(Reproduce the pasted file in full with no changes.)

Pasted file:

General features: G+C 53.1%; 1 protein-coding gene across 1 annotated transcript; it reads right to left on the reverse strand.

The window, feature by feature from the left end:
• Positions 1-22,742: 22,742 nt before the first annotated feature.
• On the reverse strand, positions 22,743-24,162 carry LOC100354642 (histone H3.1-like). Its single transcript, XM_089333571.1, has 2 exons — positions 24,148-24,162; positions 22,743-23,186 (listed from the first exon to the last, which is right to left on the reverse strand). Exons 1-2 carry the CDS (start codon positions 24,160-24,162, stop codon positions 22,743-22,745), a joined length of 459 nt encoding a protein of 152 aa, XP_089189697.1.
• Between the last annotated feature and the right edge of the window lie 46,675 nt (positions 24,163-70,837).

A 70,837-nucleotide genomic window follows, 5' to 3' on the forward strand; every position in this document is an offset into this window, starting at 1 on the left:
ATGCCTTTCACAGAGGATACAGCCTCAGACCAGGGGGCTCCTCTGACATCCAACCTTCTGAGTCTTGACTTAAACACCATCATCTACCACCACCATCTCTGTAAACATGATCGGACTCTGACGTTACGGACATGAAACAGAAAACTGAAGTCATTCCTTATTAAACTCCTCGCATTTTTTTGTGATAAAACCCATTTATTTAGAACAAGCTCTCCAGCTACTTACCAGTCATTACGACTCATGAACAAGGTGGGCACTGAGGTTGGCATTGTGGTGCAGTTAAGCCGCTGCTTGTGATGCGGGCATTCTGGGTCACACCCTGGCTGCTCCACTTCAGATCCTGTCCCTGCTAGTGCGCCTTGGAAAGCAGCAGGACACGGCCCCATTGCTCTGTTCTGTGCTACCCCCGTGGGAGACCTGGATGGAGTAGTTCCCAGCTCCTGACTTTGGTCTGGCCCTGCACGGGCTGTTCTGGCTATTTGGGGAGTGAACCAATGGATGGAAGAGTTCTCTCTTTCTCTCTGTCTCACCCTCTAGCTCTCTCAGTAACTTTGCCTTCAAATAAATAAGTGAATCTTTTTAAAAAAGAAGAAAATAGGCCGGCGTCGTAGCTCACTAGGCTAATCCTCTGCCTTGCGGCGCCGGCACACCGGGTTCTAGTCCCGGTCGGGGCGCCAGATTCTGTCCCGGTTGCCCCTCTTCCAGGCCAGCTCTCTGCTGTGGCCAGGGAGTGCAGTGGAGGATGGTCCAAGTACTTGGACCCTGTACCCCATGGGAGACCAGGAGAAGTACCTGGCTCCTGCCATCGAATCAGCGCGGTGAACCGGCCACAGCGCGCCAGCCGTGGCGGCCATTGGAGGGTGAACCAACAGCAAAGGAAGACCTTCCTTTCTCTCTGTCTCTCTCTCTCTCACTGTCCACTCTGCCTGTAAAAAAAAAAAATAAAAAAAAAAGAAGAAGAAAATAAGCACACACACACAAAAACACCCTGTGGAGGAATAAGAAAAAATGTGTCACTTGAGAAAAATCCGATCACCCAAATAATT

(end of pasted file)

General features: G+C 53.1%; 1 protein-coding gene across 1 annotated transcript; it reads right to left on the reverse strand.

The window, feature by feature from the left end:
• Positions 1-22,742: 22,742 nt before the first annotated feature.
• On the reverse strand, positions 22,743-24,162 carry LOC100354642 (histone H3.1-like). Its single transcript, XM_089333571.1, has 2 exons — positions 24,148-24,162; positions 22,743-23,186 (listed from the first exon to the last, which is right to left on the reverse strand). Exons 1-2 carry the CDS (start codon positions 24,160-24,162, stop codon positions 22,743-22,745), a joined length of 459 nt encoding a protein of 152 aa, XP_089189697.1.
• Between the last annotated feature and the right edge of the window lie 46,675 nt (positions 24,163-70,837).

A 70,837-nucleotide genomic window follows, 5' to 3' on the forward strand; every position in this document is an offset into this window, starting at 1 on the left:
ATGCCTTTCACAGAGGATACAGCCTCAGACCAGGGGGCTCCTCTGACATCCAACCTTCTGAGTCTTGACTTAAACACCATCATCTACCACCACCATCTCTGTAAACATGATCGGACTCTGACGTTACGGACATGAAACAGAAAACTGAAGTCATTCCTTATTAAACTCCTCGCATTTTTTTGTGATAAAACCCATTTATTTAGAACAAGCTCTCCAGCTACTTACCAGTCATTACGACTCATGAACAAGGTGGGCACTGAGGTTGGCATTGTGGTGCAGTTAAGCCGCTGCTTGTGATGCGGGCATTCTGGGTCACACCCTGGCTGCTCCACTTCAGATCCTGTCCCTGCTAGTGCGCCTTGGAAAGCAGCAGGACACGGCCCCATTGCTCTGTTCTGTGCTACCCCCGTGGGAGACCTGGATGGAGTAGTTCCCAGCTCCTGACTTTGGTCTGGCCCTGCACGGGCTGTTCTGGCTATTTGGGGAGTGAACCAATGGATGGAAGAGTTCTCTCTTTCTCTCTGTCTCACCCTCTAGCTCTCTCAGTAACTTTGCCTTCAAATAAATAAGTGAATCTTTTTAAAAAAGAAGAAAATAGGCCGGCGTCGTAGCTCACTAGGCTAATCCTCTGCCTTGCGGCGCCGGCACACCGGGTTCTAGTCCCGGTCGGGGCGCCAGATTCTGTCCCGGTTGCCCCTCTTCCAGGCCAGCTCTCTGCTGTGGCCAGGGAGTGCAGTGGAGGATGGTCCAAGTACTTGGACCCTGTACCCCATGGGAGACCAGGAGAAGTACCTGGCTCCTGCCATCGAATCAGCGCGGTGAACCGGCCACAGCGCGCCAGCCGTGGCGGCCATTGGAGGGTGAACCAACAGCAAAGGAAGACCTTCCTTTCTCTCTGTCTCTCTCTCTCTCACTGTCCACTCTGCCTGTAAAAAAAAAAAATAAAAAAAAAAGAAGAAGAAAATAAGCACACACACACAAAAACACCCTGTGGAGGAATAAGAAAAAATGTGTCACTTGAGAAAAATCCGATCACCCAAATAATT